Micachu & The Shapes - Never

Mica Levi is a cultural phenomenon in her own right. Currently the youngest individual musician to be made artist-in-residence at London’s Southbank Centre, Levi is classically trained with a penchant for hip-hop and homemade instruments. With Micachu & The Shapes, she performs boundary breaking experimental pop alongside fellow band members Raisa K and Marc Pell.

Their debut album Jewellery saw a pioneering of DIY pop that questioned preconceptions about the genre, abandoning the over-polished and refined sound of the charts in favour of a patchwork of layered chaos made by hoovers and a range of modified instruments. In 2011, the Shapes joined forces with the London Sinfonietta Orchestra to create a more down-tempo live album that paid homage to hip-hop legend DJ Screw’s cough-syrup and lemonade fuelled ‘chopped and screwed’ style, using their own homemade instruments.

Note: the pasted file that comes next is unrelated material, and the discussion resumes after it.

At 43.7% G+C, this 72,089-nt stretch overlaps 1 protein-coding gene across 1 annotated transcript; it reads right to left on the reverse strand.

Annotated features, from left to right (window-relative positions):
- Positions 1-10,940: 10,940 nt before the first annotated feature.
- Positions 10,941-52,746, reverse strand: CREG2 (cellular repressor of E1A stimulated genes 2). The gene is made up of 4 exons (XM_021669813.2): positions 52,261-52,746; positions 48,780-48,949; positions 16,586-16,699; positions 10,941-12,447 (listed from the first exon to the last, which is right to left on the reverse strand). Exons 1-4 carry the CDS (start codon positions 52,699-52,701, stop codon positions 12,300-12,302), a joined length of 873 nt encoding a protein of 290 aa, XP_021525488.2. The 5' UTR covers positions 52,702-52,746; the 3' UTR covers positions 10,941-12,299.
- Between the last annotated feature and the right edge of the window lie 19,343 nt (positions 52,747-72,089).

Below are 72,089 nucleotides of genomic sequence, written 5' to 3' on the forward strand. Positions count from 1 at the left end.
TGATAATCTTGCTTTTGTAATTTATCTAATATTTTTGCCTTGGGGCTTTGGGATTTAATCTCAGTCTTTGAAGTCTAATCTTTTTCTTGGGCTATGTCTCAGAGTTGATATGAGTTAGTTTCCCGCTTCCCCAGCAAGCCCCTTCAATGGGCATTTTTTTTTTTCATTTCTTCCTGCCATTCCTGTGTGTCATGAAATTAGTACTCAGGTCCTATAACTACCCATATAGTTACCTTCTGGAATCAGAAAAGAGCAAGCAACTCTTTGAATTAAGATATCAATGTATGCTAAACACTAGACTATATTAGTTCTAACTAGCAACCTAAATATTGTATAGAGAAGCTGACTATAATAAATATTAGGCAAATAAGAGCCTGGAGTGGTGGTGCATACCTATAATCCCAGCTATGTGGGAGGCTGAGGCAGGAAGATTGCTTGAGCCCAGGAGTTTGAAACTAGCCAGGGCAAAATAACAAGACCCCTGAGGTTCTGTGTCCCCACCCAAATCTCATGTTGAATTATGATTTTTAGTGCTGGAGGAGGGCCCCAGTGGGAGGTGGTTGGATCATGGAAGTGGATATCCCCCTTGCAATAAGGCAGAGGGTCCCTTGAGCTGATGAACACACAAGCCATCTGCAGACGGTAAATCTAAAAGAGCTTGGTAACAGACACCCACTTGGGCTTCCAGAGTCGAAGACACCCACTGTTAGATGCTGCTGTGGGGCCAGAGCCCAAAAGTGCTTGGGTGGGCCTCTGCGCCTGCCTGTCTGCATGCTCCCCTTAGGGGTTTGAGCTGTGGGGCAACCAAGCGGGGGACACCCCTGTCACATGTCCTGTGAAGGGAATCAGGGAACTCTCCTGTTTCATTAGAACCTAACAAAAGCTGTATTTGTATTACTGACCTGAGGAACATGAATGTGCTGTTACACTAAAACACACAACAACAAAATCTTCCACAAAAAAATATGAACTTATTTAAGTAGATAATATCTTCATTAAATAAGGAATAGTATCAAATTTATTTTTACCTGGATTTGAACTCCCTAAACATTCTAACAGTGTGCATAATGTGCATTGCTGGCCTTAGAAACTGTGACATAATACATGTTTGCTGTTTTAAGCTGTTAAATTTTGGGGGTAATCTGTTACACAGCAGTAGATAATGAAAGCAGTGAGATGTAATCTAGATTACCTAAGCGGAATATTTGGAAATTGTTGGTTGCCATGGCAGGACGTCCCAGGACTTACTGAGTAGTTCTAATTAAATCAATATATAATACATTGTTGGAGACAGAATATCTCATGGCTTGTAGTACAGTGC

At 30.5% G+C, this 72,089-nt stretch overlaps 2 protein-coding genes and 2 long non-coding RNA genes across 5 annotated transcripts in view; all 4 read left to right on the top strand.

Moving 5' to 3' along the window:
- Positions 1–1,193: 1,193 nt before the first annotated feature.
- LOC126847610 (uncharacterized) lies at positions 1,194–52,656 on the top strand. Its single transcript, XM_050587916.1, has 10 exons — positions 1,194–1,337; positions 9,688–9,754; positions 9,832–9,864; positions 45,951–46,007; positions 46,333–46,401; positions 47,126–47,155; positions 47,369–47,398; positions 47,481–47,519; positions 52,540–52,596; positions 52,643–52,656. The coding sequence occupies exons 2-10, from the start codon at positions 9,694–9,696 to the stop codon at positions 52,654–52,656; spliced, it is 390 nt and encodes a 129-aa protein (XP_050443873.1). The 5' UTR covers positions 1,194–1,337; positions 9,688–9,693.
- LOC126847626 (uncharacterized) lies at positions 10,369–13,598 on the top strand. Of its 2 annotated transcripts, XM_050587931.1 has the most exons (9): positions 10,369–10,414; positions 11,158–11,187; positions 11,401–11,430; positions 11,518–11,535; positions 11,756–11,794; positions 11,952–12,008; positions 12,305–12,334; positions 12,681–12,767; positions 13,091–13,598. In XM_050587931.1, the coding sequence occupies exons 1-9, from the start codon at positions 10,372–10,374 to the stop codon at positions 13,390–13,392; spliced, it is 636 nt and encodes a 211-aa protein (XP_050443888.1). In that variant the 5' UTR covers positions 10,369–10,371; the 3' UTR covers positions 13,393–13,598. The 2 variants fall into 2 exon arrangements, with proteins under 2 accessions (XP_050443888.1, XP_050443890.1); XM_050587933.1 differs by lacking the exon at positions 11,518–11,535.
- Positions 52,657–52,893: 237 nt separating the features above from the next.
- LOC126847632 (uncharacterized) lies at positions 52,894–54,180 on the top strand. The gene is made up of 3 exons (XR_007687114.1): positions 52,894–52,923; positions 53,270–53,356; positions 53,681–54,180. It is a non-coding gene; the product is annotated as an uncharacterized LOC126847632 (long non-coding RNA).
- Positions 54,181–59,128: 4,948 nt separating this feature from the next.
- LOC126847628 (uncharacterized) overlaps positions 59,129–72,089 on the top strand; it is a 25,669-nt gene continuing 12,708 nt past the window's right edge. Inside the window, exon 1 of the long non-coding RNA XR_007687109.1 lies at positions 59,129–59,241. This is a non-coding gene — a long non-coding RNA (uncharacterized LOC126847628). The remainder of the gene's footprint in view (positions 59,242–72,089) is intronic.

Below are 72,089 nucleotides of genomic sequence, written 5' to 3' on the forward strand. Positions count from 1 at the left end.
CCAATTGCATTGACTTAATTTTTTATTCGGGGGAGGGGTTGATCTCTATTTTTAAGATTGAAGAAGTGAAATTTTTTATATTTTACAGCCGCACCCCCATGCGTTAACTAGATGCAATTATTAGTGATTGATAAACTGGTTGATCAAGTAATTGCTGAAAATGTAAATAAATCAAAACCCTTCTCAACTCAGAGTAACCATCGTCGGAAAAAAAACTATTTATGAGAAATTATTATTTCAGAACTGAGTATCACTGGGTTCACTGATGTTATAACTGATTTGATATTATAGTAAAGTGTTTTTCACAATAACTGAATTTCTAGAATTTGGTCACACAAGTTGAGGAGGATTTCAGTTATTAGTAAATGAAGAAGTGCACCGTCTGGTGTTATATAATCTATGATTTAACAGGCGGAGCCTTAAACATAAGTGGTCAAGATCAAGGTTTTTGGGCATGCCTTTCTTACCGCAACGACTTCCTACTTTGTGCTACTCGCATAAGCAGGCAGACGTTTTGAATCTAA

Their 2012 effort Never is self-produced, recorded in Pell’s Stratford studio with mixing duties falling to Dillip Harris and the band themselves. The tracks are still frenzied but there is a sense of smoothing out, a trimming of jagged edges. The vocals are more restrained, moving away from the abrasive spoken word of Jewellery to become more integrated within the fragmented rhythms; ‘OK’ uses a monotonous vocal hook as the structural frame of the song itself, turning it into a warped playground chant. The scratchy messiness of Jewellery is still there: album closer ‘Nowhere’ is a fast-paced cacophony of hedonism, humming and heavy breathing, but the majority of the the album seems to nod more to Levi’s classical background than their debut. ‘Fall’ is delicate, graduating somewhere in the middle to a staccato of sounds played at double speed and easing delicately into silence before a humming of strings plays the track out.

Never, like its predecessors, is a sensory album; silence doesn’t sound quite the same afterwards. Whilst this album is evolutionary in its production, the Shapes have caught themselves in their own quandary of stylistically being unable to reinvent the reinvented. Suddenly, playing a xylophone made from light bulbs doesn’t seem quite so original anymore. It’s still great, but it’s no longer captivating.

Overall

6

out of 10

Last updated: 07/08/2018 01:34:18

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